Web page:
Trail Skiing on Mount Hood – A Long Standing Tradition

By Lloyd Musser
Ask any Mt. Hood skier over the age of 25 to recall a memorable skiing event on Mt. Hood and they likely will recall fond memories of skiing the Glade Trail. Should the skier be older than 50, they might also recall skiing the Alpine, Cascade, Mazama or West Leg ski trails. The real old timers may reminisce about skiing the Blossom Trail. Downhill skiing from Timberline to the village of Government Camp has been a popular activity for over 100 years. It all began when the Mazamas made that first ski trip to Mount Hood in 1900, and continues today, although on a limited, unsanctioned basis.

The Blossom Ski Trail evolved from the hiking trail that followed natural openings from Government Camp to the summit of Mt. Hood. Judge Blossom, in 1888, opened a wagon road along this route to his Camp Blossom, located near the site of Timberline Lodge. Timberline Cabin, constructed in 1916, by the Forest Service as an administrative site, was used as a bunkhouse by hardy skiers who loved to hike up to this area, ski around the openings at the timberline and stay overnight in the cabin. This form of skiing was so popular that the Mazamas convinced the Forest Service to build a winter trail from Twin Bridges to Paradise Park, where skiers could ski in the open glades at the timberline.

Detailed plans by the Forest Service for the construction and development of Timberline Lodge in 1936 indicated that access to the lodge would be by bus from Government Camp. Skiers could return to their cars via the new ski trails to be constructed. Alpine Trail, the first of the proposed trails was completed in December 1936, with its terminus at Summit Ski Area. Glade Trail followed some of the old Blossom Trail, and used the open glades to reach the core of Government Camp. Trail skiing was so popular that as many a 15 buses worked on weekends transporting skiers back to Timberline so they could ski the 3.5 mile/ 2000 foot vertical drop trail several times in a day.

Mondays were often a good time for local residents to ski the trails. If the snow was good, some people would skip work (or like Mary Ellen Loveland, skip high school), hop the Timberline Taxi and ski the Glade Trail. One local state highway worker called in sick on a Monday, and got a few days off without pay, when it was learned he was skiing all day. Local Forest Service rangers also joined the Monday outings, with the rational they needed to check the trail conditions. Skiing the trail by moonlight was another local tradition. The only problem was at least two skiers needed to be designated drivers, so they could retrieve the cars from Timberline.

Night time ski trail runs were not always for pleasure. The most vivid trail skiing memory Keith and Barbara Petire have involves running a ski patrol toboggan, loaded with an injured skier, in the dark. The cutoff between Alpine and Glade was called the corkscrew and full of washboards. Ski Patrollers guided the toboggan by straddling it and hanging on to the frame. It was a little painful when you met the toboggan coming up between your legs as you were going over the washboards.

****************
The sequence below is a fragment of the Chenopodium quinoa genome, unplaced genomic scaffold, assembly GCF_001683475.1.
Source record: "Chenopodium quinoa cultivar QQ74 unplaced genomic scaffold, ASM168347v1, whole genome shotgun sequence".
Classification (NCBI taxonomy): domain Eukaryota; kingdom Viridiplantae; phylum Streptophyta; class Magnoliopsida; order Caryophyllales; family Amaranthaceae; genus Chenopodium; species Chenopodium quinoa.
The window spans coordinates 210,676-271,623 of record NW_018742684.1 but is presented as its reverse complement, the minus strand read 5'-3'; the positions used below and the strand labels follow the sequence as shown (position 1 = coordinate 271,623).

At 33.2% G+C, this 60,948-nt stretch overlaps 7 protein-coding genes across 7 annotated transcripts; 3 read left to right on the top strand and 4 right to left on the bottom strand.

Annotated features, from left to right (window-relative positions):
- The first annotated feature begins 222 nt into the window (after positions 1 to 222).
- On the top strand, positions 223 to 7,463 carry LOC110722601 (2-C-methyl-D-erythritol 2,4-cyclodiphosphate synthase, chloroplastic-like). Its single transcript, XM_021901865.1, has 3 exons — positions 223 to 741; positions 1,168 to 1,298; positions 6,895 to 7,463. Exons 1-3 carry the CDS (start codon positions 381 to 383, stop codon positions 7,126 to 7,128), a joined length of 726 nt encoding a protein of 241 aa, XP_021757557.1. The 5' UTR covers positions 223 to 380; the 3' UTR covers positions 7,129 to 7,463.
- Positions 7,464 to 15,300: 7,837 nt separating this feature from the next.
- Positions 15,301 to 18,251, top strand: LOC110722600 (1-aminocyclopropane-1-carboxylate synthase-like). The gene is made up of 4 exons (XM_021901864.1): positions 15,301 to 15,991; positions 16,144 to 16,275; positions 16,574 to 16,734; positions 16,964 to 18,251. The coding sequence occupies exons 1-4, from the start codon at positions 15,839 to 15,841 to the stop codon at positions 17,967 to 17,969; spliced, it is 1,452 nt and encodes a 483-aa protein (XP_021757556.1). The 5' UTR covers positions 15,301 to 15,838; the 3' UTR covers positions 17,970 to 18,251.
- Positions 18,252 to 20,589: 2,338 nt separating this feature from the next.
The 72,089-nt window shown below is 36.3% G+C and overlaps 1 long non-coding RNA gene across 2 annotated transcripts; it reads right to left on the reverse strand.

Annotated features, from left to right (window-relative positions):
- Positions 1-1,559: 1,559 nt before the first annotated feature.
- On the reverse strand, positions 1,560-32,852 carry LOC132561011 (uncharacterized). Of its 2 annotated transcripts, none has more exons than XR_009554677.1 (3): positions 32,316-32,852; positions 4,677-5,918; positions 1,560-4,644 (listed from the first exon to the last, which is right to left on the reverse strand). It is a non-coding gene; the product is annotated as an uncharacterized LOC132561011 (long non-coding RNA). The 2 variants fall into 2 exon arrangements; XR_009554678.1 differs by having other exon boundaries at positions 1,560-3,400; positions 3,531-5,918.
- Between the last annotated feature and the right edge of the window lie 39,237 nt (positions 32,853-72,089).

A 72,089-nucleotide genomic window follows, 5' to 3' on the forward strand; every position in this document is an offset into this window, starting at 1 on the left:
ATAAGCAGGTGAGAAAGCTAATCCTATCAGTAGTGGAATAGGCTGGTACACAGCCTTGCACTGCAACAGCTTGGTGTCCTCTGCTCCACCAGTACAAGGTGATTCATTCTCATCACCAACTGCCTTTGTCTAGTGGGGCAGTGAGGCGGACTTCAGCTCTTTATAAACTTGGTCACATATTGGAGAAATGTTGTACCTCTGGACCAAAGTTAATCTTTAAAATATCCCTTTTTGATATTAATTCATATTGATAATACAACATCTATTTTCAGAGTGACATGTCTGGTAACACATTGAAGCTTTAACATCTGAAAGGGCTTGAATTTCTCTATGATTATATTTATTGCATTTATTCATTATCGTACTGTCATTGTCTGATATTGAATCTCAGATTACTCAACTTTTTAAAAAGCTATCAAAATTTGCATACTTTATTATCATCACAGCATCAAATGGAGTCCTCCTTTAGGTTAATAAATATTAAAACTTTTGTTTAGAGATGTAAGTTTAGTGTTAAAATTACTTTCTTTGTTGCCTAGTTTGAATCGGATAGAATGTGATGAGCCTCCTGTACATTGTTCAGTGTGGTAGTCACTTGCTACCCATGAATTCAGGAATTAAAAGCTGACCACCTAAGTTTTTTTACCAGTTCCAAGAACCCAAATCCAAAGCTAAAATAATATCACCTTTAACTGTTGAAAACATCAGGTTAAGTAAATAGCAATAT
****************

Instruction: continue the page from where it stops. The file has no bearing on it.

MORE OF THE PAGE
The number of injured skiers on the trail system was of continuing concern to the Forest Service and Ski Patrol. Skier use and injuries reached a very high level in the 60’s. Ski schools, safer equipment and ski area snow grooming had lowered the number of serious injuries in the ski areas. However, ski injuries on the trails continued to be a persistent problem, caused by Portland neophytes attempting to ski on the cheap. Many tired to take advantage of this free skiing by borrowing some old skis; father would drive the group to Timberline and send his children down the trail with outdated equipment and no concept of skiing techniques. Sometimes there were so many injured skiers on the trail, that the ski patrol would load two skiers on the same rescue toboggan.

The number of the ski accidents on the Glade Trail dropped drastically when Lou Russell started roaming the trail in the early 1960’s. Using a Tucker Sno-Cat, Lou and his family packed the trail for over 20 years, as a hobby. Lou would pick up the novice or injured skiers and give them a Sno-Cat ride and gentle lecture on the merits of skiing without proper equipment and instruction.

Perhaps the most unique skiing experience on Mt. Hood during this period was the SWEEP.   At the end of the day, the Forest Service Snow Rangers and Ski Patrol needed to make sure no skiers were left in peril along the trail. After waiting an appropriate time (in the Blue-Ox bar) the Sweep team would ride the Magic Mile chair lift or hitch a Sno-Cat ride with Lou to the Silcox Hut area. There the crew would wait until all the other skiers were out of sight. The crew would push off in a tuck for the non-stop run to Government Camp. The first Sweeper to break out of a tuck was the loser and expected to buy the first round at the Ratskeller. The Ratskeller also served as the terminus for the most famous, or infamous, Mt. Hood ski race. The annual Kandabeer Ski Race, sponsored by Schnee Vogeli Ski Club, was a timed race from Timberline Lodge to Government Camp. The ribald tricks and chicanery associated with this ski race are legendary. Downhill trail skiing today is not a very popular activity. The trail is not groomed. Trees and brush are slowly encroaching on the clearing. The trail makers are all gone. A few adventurous snow boarders know where the trails are and use them when snow conditions are favorable. Telemark and crosscounty skiers use portions of the trails. The Timberline Taxi is but a memory and a line in a local song. Trail skiing thrills have been replaced with high-speed quad chairlifts, halfpipes, terrain parks and freestyle aerials.

Lloyd Musser was a Forest Service Snow Ranger in the 60’s, serves on the museum
board and volunteers as museum curator.